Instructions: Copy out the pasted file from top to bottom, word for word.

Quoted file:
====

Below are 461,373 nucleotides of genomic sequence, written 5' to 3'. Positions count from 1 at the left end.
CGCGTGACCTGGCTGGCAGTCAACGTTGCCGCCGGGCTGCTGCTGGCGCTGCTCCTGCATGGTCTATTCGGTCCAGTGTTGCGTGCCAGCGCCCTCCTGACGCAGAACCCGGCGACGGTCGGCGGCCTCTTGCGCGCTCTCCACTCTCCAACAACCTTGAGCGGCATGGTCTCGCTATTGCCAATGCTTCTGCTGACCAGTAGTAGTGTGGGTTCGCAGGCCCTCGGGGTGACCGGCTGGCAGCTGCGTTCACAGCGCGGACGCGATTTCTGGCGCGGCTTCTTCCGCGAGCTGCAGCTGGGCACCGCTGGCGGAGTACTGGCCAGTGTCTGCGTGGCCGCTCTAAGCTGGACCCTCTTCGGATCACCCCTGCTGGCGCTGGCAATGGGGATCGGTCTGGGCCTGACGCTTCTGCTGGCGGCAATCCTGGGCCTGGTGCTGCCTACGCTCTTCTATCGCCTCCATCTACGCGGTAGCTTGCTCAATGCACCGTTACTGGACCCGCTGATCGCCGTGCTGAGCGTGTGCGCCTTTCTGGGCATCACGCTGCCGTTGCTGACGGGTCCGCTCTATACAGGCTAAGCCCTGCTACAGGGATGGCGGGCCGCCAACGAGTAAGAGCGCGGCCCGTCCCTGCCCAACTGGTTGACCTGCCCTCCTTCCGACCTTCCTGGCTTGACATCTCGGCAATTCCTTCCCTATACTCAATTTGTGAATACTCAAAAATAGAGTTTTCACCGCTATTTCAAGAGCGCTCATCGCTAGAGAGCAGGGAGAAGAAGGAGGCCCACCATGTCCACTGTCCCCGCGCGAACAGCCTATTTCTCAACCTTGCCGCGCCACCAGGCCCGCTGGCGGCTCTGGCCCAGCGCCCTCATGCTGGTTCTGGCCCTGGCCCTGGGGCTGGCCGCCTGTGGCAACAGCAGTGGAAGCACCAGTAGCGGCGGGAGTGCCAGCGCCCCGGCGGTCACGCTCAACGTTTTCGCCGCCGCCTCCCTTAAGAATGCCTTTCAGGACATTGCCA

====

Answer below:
Below are 461,373 nucleotides of genomic sequence, written 5' to 3'. Positions count from 1 at the left end.
CGCGTGACCTGGCTGGCAGTCAACGTTGCCGCCGGGCTGCTGCTGGCGCTGCTCCTGCATGGTCTATTCGGTCCAGTGTTGCGTGCCAGCGCCCTCCTGACGCAGAACCCGGCGACGGTCGGCGGCCTCTTGCGCGCTCTCCACTCTCCAACAACCTTGAGCGGCATGGTCTCGCTATTGCCAATGCTTCTGCTGACCAGTAGTAGTGTGGGTTCGCAGGCCCTCGGGGTGACCGGCTGGCAGCTGCGTTCACAGCGCGGACGCGATTTCTGGCGCGGCTTCTTCCGCGAGCTGCAGCTGGGCACCGCTGGCGGAGTACTGGCCAGTGTCTGCGTGGCCGCTCTAAGCTGGACCCTCTTCGGATCACCCCTGCTGGCGCTGGCAATGGGGATCGGTCTGGGCCTGACGCTTCTGCTGGCGGCAATCCTGGGCCTGGTGCTGCCTACGCTCTTCTATCGCCTCCATCTACGCGGTAGCTTGCTCAATGCACCGTTACTGGACCCGCTGATCGCCGTGCTGAGCGTGTGCGCCTTTCTGGGCATCACGCTGCCGTTGCTGACGGGTCCGCTCTATACAGGCTAAGCCCTGCTACAGGGATGGCGGGCCGCCAACGAGTAAGAGCGCGGCCCGTCCCTGCCCAACTGGTTGACCTGCCCTCCTTCCGACCTTCCTGGCTTGACATCTCGGCAATTCCTTCCCTATACTCAATTTGTGAATACTCAAAAATAGAGTTTTCACCGCTATTTCAAGAGCGCTCATCGCTAGAGAGCAGGGAGAAGAAGGAGGCCCACCATGTCCACTGTCCCCGCGCGAACAGCCTATTTCTCAACCTTGCCGCGCCACCAGGCCCGCTGGCGGCTCTGGCCCAGCGCCCTCATGCTGGTTCTGGCCCTGGCCCTGGGGCTGGCCGCCTGTGGCAACAGCAGTGGAAGCACCAGTAGCGGCGGGAGTGCCAGCGCCCCGGCGGTCACGCTCAACGTTTTCGCCGCCGCCTCCCTTAAGAATGCCTTTCAGGACATTGCCA